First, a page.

Dr John Sentamu, a longstanding campaigner on the issue, makes the appeal in today's Yorkshire Post in which he describes the sexual exploitation of victims to "modern day slavery".
Dr Sentamu said he believed the decision not to opt in to the directive meant the UK would damage its ability to influence co-ordinated EU policy on the problem - particularly in relation to sex trafficking.
He said: "Sex trafficking is nothing more than modern-day slavery.
"This is women being exploited, degraded and subjected to horrific risks solely for the gratification and economic greed of others.
"I am therefore stunned to learn that the Government are 'opting out' of an EU directive designed to tackle sex trafficking.
"Generally, I am no great supporter of European directives, because of the supremacy of our Parliament, but this seems to be a common-sense directive designed to co-ordinate European efforts to combat the trade in sex slaves."
Dr Sentamu said: "The Home Office stated this week that 'the Government will review the UK's position once the directive has been agreed'.
"I believe that position is seriously flawed."
The archbishop quoted International Labour Organisation figures to stress how 2.45 million people around the world are in forced labour as a result of people trafficking and 43% of these are involved in commercial sexual exploitation.
He said hundreds of thousands of people were being trafficked into or within the EU each year.
Former Labour Europe minister Denis MacShane has written to Deputy Prime Minister Nick Clegg urging the Government to reconsider its position on the directive, saying: "It is the wrong signal to send to the pimps and traffickers."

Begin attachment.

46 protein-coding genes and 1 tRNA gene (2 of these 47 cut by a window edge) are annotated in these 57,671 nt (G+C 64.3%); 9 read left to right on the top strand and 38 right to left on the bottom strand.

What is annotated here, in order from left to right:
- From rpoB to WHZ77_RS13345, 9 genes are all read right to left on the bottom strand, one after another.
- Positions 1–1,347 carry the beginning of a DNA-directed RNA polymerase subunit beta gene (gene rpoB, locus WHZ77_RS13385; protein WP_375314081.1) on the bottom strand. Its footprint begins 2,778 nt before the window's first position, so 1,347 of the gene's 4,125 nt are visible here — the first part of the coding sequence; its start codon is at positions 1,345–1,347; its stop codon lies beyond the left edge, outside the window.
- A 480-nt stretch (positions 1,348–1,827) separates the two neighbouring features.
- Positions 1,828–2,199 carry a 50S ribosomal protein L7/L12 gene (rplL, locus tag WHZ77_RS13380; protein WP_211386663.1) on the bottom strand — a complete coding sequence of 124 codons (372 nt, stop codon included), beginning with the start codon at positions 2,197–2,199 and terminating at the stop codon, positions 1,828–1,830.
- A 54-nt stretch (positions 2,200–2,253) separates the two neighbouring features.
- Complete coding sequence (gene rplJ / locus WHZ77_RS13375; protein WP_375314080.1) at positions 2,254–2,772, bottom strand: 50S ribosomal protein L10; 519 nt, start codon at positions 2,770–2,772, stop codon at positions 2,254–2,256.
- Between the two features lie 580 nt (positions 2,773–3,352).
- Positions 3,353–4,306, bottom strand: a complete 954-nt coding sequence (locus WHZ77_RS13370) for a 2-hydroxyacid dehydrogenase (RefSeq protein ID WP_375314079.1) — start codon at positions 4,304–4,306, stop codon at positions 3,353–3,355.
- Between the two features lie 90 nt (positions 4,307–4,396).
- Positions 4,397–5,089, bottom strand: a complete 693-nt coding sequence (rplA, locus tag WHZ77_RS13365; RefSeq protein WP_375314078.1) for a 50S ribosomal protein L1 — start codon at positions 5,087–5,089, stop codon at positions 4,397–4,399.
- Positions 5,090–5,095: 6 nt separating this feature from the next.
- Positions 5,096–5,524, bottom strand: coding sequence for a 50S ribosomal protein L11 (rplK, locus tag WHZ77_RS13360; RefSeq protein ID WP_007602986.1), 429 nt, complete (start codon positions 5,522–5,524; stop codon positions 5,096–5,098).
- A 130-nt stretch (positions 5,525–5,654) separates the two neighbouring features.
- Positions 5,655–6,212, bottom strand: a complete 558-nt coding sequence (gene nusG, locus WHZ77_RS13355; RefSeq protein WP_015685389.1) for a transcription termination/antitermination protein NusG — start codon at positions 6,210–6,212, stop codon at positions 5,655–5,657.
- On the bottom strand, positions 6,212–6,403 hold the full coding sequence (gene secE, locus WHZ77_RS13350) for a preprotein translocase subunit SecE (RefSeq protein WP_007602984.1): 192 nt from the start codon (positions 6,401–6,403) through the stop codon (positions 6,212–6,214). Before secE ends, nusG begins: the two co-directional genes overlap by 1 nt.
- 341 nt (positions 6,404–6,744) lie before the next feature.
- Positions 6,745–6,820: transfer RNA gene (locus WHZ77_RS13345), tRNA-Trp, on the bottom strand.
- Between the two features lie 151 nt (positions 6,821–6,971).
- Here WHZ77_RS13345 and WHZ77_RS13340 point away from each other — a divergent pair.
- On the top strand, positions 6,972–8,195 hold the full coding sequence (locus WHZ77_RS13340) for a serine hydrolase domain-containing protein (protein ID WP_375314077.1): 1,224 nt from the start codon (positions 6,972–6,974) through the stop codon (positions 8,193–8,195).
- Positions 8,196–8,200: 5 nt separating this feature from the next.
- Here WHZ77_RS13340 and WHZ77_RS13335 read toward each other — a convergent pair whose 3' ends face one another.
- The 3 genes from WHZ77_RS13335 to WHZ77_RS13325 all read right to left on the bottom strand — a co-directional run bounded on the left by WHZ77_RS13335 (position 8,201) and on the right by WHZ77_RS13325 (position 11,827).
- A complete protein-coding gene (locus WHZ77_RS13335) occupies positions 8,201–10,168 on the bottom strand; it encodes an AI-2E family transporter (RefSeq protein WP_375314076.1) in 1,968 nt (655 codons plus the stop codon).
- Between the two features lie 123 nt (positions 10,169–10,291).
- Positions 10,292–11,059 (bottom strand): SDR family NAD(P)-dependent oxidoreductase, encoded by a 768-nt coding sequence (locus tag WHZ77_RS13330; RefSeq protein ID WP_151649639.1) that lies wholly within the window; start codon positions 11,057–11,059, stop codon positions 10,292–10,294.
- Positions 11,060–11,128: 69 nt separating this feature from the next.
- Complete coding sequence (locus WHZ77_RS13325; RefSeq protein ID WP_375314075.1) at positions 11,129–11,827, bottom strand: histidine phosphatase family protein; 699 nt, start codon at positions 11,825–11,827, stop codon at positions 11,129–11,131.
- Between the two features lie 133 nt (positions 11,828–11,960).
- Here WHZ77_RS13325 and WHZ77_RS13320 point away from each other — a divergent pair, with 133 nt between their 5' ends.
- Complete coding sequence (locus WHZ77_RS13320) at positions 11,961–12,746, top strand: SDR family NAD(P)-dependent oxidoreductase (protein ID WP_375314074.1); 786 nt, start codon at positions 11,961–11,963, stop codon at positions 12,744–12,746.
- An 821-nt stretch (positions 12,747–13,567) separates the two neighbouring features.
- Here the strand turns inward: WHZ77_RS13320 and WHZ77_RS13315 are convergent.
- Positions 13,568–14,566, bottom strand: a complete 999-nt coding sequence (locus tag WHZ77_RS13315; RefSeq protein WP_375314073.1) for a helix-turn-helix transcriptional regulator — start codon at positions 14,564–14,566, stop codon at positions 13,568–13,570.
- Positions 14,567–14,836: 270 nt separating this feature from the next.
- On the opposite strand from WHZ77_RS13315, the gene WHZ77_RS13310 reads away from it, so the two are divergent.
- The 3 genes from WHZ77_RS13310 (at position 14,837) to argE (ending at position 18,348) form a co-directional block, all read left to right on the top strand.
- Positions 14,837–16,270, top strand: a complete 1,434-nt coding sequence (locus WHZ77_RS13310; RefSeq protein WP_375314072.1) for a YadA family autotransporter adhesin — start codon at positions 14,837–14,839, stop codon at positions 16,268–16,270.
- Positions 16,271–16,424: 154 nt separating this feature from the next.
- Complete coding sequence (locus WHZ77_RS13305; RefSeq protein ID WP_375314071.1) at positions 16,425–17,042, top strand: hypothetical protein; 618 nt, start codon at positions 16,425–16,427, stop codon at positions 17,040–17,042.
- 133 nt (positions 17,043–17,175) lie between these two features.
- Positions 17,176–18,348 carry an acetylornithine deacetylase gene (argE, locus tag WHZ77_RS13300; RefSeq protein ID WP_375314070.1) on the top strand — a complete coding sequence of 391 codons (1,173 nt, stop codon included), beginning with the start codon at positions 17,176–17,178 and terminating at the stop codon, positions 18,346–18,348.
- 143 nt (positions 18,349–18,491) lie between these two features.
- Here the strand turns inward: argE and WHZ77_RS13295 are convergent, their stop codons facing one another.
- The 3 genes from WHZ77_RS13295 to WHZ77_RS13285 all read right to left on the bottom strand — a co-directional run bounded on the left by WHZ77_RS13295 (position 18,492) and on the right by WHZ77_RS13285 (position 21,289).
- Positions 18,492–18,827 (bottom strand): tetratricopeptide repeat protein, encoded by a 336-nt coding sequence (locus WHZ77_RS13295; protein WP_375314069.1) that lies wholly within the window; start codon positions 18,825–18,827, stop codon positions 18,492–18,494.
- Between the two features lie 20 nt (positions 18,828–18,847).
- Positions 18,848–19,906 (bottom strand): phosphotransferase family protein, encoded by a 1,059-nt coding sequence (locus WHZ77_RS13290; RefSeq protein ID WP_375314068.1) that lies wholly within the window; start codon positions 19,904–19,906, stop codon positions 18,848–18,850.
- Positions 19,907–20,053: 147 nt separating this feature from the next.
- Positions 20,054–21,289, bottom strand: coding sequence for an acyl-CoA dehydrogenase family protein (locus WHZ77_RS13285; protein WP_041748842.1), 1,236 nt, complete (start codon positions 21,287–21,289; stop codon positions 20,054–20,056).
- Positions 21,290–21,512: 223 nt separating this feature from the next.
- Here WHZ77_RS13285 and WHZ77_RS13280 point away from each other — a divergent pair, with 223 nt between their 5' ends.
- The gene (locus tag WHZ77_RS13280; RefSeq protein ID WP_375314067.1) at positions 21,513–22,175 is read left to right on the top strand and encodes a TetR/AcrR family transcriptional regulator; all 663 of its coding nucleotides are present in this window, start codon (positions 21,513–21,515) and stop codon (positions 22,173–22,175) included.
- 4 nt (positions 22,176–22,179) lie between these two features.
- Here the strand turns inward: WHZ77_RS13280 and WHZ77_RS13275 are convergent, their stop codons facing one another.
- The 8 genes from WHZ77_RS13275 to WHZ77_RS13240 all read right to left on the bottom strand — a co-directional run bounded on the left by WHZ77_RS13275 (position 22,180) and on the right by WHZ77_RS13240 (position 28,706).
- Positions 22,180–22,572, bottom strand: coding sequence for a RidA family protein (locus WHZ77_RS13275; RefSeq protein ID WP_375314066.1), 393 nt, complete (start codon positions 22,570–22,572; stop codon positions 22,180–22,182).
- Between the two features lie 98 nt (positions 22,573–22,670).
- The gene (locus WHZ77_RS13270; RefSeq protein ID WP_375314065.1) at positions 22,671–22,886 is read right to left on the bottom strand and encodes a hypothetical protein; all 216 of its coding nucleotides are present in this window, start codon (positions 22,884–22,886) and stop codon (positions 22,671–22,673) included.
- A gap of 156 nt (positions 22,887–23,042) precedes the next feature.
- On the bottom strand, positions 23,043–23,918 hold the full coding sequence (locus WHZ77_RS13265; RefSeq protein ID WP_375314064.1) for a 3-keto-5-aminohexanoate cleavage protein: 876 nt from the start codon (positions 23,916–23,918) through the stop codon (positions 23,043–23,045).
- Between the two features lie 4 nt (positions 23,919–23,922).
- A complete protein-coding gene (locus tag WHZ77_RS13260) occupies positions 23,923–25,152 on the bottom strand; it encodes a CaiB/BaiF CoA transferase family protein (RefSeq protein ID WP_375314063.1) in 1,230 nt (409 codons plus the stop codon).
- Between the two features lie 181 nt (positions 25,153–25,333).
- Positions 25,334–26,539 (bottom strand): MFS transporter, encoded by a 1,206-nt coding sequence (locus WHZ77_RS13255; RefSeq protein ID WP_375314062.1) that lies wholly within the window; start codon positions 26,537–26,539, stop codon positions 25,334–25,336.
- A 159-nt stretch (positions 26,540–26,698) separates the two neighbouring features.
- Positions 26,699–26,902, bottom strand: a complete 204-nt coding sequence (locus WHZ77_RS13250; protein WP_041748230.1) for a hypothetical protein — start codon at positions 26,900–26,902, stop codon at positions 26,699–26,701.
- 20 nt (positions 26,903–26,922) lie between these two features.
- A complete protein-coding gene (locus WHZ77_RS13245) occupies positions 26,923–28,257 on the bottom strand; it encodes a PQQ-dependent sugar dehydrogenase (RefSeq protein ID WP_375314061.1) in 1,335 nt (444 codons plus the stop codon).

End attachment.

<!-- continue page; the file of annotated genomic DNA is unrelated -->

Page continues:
But the Government has defended its decision not to opt in to the directive at this stage.
The directive is aimed at co-ordinating efforts across EU countries and will allow the prosecution of offenders in one state for offences committed in others.
Earlier this week, the Home Office said: "While the draft directive will help improve the way other EU states combat trafficking, it will make very little difference to the way the UK tackles the problem as there are no further operational co-operation measures which we will benefit from.
"Opting in now would also require us to make mandatory the provisions which are currently discretionary in UK law.
"These steps would reduce the scope for professional discretion and flexibility and might divert already limited resources.
"The Government will review the UK's position once the directive has been agreed, and will continue to work constructively with European partners on matters of mutual interest.
"By not opting in now but reviewing our position when the directive is agreed, we can choose to benefit from being part of a directive that is helpful, but avoid being bound by measures that are against our interests."